An email gets the message across, online groups chats allow for banter, and video conferencing is almost like being in the same room. But there’s something about a face-to-face conversation that truly elevates a relationship. From formal, in-person meetings to casual conversations, Adventure Travel World Summit delegates encountered the importance of connection throughout the first full day of the annual event.
One of the most popular features of the Summit is the signature International Supplier Marketplace, where inbound tour operators and accommodations hold business meetings with buyers and media. Sponsored by Switzerland and Ripcord/Redpoint, this year’s two-day event featured representatives from 47 countries participating in 2,506 meetings buzzing with action.
There’s a good reason why the Marketplace continues to attract so many people. “We realized this was the best way to connect with people. Our meetings have been fantastic, and we’ve developed great relationships,” said Natalia Curnic from GoAdventure. Matt Blench from EXO Adventure echoed this sentiment: “This is a great way to meet agents from around the globe that we wouldn’t normally be able to meet, but everyone is here in one room. We can catch up with existing contacts and meet new people all in one place.”
“The energy in the Marketplace was fantastic,” said Nikola Mladenovic, operations coordinator for the Adventure Travel Trade Association (ATTA). “About 33 percent of the participants were taking part for the first time, and they immediately jumped into the opportunity to forge new relationships.”
On Thursday, a similar networking event called MediaConnect will give attendees an opportunity to meet one-on-one with the Summit’s official media delegates. Sponsored by Baja California Sur, MediaConnect gathers the nearly 50 international travel journalists, editors, and influencers in a single session, where they will be actively seeking story ideas. This is the ideal time for delegates to have those in-person conversations that can result in media mentions and meaningful, long-lasting, genuine relationships.
“The opportunity for media pros and delegates to have a one-on-one conversation not only saves the time that emailing back and forth would have taken in the virtual world, but allows for a personal connection that cuts straight to the heart of a potential story or collaboration,” said Tami Fairweather, the ATTA’s event media and adventure media membership manager. “Good connections like this can be solidified in a matter of minutes, and last for years to come.”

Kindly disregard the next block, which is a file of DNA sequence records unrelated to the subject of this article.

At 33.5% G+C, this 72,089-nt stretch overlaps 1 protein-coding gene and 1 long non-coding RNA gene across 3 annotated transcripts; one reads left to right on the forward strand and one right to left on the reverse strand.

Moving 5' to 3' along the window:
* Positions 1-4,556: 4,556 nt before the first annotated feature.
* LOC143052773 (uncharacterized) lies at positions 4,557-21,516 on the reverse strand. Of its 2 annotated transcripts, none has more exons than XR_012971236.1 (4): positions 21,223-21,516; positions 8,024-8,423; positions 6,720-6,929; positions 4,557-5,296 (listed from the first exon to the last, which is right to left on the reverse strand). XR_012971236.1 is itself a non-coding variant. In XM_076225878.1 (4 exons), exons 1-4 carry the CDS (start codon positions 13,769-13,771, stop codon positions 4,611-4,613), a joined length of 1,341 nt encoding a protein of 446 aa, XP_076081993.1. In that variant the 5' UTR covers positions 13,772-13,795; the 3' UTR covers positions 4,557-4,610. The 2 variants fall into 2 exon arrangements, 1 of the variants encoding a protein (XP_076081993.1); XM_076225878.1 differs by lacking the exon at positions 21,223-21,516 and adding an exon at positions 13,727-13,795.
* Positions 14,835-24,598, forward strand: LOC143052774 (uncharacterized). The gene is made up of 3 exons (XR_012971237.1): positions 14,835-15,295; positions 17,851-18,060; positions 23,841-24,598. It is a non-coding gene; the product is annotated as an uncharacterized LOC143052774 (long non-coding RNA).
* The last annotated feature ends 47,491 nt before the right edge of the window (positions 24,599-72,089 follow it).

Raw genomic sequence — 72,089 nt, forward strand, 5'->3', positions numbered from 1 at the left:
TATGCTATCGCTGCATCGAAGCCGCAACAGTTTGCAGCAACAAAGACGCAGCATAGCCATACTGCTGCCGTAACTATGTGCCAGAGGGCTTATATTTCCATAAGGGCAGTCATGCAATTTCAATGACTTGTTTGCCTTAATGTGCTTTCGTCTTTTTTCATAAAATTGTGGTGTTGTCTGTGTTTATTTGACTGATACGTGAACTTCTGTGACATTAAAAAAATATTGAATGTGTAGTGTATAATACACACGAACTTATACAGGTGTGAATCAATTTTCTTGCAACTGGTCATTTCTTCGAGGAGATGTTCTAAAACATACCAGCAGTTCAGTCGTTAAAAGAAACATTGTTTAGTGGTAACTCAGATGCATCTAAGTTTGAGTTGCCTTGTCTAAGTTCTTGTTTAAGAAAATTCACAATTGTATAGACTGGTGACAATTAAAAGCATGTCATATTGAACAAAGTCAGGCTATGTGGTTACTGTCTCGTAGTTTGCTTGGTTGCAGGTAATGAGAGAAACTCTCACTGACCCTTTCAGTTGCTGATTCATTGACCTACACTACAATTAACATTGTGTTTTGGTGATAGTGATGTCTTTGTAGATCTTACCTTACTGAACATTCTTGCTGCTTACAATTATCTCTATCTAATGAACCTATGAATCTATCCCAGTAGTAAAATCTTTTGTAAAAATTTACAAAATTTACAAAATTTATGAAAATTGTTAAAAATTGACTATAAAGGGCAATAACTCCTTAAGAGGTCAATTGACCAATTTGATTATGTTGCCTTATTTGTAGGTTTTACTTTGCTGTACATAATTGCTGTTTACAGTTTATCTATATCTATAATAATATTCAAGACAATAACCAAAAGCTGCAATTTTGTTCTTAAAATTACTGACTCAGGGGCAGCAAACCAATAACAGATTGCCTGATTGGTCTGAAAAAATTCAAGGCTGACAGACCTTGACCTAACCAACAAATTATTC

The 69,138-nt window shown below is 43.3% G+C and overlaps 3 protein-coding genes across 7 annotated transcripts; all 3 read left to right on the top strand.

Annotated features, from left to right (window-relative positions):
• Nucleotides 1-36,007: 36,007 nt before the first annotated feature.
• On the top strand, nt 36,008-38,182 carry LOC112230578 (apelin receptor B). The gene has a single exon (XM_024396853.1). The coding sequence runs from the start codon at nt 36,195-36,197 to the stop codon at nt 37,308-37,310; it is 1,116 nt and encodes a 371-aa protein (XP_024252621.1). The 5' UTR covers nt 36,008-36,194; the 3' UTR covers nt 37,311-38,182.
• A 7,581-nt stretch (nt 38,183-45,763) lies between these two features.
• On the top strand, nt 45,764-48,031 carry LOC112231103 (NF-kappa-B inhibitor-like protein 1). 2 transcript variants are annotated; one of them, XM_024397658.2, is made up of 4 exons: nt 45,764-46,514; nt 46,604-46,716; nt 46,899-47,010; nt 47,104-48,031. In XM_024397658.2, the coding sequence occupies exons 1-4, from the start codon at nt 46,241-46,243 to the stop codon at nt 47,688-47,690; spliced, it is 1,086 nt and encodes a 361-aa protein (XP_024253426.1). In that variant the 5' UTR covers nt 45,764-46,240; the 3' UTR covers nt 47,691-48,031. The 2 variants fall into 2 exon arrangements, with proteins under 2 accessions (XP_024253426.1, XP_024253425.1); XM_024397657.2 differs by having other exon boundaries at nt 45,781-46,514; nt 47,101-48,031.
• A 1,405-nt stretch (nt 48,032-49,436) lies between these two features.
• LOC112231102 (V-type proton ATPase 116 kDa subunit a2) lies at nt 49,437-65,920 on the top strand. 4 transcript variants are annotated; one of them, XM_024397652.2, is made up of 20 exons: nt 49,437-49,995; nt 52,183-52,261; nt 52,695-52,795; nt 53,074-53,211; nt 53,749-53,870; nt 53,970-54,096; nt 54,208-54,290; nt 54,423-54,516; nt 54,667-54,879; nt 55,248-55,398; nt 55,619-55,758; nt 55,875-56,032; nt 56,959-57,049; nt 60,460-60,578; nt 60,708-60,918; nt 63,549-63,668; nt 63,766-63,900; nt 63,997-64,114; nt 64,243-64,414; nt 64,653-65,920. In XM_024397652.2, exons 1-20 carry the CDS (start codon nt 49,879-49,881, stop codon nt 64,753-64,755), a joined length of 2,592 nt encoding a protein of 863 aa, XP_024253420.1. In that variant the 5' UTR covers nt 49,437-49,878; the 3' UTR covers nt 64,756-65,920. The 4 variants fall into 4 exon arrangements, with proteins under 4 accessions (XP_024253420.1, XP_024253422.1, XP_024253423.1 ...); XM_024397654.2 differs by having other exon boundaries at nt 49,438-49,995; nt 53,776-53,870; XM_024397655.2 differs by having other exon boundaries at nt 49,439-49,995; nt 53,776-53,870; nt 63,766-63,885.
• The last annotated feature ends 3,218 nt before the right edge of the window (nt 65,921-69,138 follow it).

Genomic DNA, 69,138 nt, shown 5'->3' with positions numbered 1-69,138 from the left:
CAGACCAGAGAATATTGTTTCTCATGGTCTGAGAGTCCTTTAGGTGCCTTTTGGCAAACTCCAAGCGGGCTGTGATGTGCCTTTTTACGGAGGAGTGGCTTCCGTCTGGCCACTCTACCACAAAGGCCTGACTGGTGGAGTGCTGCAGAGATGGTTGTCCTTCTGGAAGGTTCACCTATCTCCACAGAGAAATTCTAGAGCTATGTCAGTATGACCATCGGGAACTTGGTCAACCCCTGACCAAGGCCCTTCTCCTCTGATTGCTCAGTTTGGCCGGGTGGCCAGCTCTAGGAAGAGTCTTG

As valuable as MediaConnect is to tour operators and destination representatives, media delegates also love the opportunity to meet delegates face-to-face. “When you connect online, it’s often very transactional. When you get to know someone personally, they become my contact for more than just news about their own business; they are my source for industry ideas ranging from game-changers in guiding to environmental issues in a destination,” said Jen Murphy, a Summit media delegate. “And, on the flip side, I become someone they can reach out to openly about advice on media strategies or an introduction to other journalists.”
This full day of in-person interactions came full circle during Yossi Ghinsberg’s keynote address, Connection, sponsored by Peru. “We’re all writing a book called ‘My Autobiography.’ And if you realize you’re writing that book, you better write yourself as the protagonist,” he said. “And if you are the protagonist of the story, you follow your heart.”
Ghinsberg followed his heart into the Bolivian Amazon, where he became lost in the jungle for 20 days. After many years — and many other less-harrowing adventures — he developed a deep connection with the people who saved him, the Indigenous community San José de Uchupiamonas. “Deep and uncharted, I found a tribe — the Uchupiamona. The Uchupiamonas, they embraced me. I am one of them,” he said.
As the adventure travel industry continues to grow and remote teams touch all corners of the globe, these in-person connections have the potential to become less frequent. And yet, they remain more important than ever as the community works to bridge cultures, create awareness, learn from one another, and elevate business opportunities around the world.